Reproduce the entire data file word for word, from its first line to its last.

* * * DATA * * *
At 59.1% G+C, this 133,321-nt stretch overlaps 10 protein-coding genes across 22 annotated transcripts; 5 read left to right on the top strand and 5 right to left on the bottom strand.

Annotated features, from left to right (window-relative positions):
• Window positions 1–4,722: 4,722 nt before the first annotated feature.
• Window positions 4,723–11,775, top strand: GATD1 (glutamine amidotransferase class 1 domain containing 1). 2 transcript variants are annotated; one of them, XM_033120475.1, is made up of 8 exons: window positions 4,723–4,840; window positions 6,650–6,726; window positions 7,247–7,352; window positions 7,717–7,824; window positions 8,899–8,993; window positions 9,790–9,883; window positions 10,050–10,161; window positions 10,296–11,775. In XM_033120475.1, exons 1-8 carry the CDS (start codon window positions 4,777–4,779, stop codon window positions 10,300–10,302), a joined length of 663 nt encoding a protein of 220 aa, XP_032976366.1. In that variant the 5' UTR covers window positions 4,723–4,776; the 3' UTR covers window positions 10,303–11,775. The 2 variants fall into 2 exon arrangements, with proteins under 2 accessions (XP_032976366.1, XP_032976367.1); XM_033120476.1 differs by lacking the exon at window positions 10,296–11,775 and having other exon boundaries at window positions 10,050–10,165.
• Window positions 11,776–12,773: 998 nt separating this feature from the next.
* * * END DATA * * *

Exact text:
At 59.1% G+C, this 133,321-nt stretch overlaps 10 protein-coding genes across 22 annotated transcripts; 5 read left to right on the top strand and 5 right to left on the bottom strand.

Annotated features, from left to right (window-relative positions):
• Window positions 1–4,722: 4,722 nt before the first annotated feature.
• Window positions 4,723–11,775, top strand: GATD1 (glutamine amidotransferase class 1 domain containing 1). 2 transcript variants are annotated; one of them, XM_033120475.1, is made up of 8 exons: window positions 4,723–4,840; window positions 6,650–6,726; window positions 7,247–7,352; window positions 7,717–7,824; window positions 8,899–8,993; window positions 9,790–9,883; window positions 10,050–10,161; window positions 10,296–11,775. In XM_033120475.1, exons 1-8 carry the CDS (start codon window positions 4,777–4,779, stop codon window positions 10,300–10,302), a joined length of 663 nt encoding a protein of 220 aa, XP_032976366.1. In that variant the 5' UTR covers window positions 4,723–4,776; the 3' UTR covers window positions 10,303–11,775. The 2 variants fall into 2 exon arrangements, with proteins under 2 accessions (XP_032976366.1, XP_032976367.1); XM_033120476.1 differs by lacking the exon at window positions 10,296–11,775 and having other exon boundaries at window positions 10,050–10,165.
• Window positions 11,776–12,773: 998 nt separating this feature from the next.